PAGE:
“ This man,” said he, “ was once happy under the fairest smiles of fortune; he was admired and courted by a numerous circle of acquaintance, and enjoyed alınost the perfection of human felicity. This calm was however of no long continuance. Deep adversity soon reduced his prospects to ruin and despair. In his distress he applied to those who had formerly addressed him with the warmest professions of friendship and regard, but found with astonishment and grief, that he was forsaken by all. One stroke only was wanting to complete his misery, and re

Visit to a Madhouse.

duce him to the condition in which you have now beheld him. Those who were related to him by the dearest and closest ties, turned a deaf ear to his entreaties. His only son- he who had been the object of his tenderest cares, and on whom his every affection had been centered in indulgent solicitude, would no longer acknowledge his parent, or share with him those essings which he by his means liberally enjoyed. Cruelty like this was not to be borne ; the shock which it gave the unhappy parent unhinged his intellect, and in his old age he became au inhabitant of this Asylum ; where he draws out a miserable existence; a sad monument of the effects of filial ingratitude. Yet he has his intervals of serenity and peaceful recollection : and it is only when visitors, young visitors particularly, such as you, come upon him unexpectedly that his passions are thus excited, as on these occasions he is forcibly reminded of his son.'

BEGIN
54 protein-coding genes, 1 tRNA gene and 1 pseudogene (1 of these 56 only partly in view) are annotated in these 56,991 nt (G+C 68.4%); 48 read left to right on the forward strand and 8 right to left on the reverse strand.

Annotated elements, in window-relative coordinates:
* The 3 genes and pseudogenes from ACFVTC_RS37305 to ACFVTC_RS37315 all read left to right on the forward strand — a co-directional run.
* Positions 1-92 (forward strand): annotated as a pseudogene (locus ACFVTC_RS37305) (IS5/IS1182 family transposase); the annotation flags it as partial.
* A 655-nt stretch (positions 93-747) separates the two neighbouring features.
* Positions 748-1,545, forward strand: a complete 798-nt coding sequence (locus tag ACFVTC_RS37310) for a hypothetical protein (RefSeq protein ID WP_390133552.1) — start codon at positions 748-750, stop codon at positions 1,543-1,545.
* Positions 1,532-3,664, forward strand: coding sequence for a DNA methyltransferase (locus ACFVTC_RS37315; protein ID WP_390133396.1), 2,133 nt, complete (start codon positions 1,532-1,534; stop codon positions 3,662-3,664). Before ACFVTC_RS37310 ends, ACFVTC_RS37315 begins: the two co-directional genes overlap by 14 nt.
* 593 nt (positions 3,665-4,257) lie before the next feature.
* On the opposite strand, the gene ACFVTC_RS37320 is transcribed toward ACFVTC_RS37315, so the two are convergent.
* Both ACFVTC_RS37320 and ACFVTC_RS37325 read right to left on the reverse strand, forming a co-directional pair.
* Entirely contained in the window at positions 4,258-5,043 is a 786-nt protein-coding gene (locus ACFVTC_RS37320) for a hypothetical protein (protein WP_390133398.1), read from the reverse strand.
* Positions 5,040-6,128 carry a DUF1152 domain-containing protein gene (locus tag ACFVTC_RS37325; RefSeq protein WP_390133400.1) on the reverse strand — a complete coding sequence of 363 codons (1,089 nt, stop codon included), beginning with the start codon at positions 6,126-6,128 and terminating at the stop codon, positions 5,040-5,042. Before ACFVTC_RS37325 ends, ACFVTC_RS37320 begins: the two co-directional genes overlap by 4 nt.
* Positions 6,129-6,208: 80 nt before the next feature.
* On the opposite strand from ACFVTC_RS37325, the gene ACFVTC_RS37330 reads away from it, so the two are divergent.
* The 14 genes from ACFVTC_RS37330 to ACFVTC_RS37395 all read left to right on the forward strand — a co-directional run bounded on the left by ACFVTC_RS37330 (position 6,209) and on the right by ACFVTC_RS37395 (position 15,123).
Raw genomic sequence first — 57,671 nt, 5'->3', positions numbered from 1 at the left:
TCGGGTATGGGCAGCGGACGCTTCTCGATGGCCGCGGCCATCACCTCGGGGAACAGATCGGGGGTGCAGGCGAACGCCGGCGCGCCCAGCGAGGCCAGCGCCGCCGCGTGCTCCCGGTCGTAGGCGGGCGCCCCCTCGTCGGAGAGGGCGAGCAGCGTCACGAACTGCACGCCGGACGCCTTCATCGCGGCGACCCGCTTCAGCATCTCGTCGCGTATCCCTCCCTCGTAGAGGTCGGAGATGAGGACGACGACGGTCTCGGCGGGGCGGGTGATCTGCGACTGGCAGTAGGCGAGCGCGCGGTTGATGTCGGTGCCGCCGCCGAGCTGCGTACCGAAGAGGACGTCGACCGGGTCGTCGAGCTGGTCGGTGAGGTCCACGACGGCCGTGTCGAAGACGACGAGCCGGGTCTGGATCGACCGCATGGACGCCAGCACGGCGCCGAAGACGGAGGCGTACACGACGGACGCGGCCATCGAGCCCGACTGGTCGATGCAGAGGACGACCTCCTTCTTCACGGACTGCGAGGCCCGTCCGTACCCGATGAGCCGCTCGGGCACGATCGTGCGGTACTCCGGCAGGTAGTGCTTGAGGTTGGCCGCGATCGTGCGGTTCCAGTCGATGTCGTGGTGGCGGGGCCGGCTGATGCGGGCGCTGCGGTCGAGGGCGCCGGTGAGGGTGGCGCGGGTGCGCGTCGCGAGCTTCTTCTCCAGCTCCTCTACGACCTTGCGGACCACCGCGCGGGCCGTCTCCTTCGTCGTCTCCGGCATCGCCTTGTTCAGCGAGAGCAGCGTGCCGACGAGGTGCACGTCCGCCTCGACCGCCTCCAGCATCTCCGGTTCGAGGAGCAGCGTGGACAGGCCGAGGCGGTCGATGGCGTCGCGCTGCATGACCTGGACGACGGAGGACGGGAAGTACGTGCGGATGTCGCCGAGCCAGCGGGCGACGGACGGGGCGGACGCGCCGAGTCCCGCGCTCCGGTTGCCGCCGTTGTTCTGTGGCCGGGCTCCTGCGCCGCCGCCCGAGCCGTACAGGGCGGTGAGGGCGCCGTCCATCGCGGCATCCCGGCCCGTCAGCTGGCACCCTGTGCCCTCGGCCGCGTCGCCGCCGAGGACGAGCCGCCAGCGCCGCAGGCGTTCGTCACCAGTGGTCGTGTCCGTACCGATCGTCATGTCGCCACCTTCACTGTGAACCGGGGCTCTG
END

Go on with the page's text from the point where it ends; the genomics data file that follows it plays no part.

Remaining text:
While the keeper was giving me this narrative we had walked iato a small room fitted up something like a green-house, frem which we had a complete view of the pleasure grounds belonging to the establishment. There were a number of persons walking and amusing themselves in various ways. A tall, upright figure was very conspicuous in the group; he walked with measured pace, fearing to move a joint or liinb, and looking with alarm and anxiety lest any one should touch him. He conceived himself made of glass; and the slightest touch or movement seemed certain of destroying his brittle mechanism. Hence he was in perpetual dread, every movement of his body „seemed the result of struggling fortitude ; every touch of a companion seemed to throw him into a breathless panic.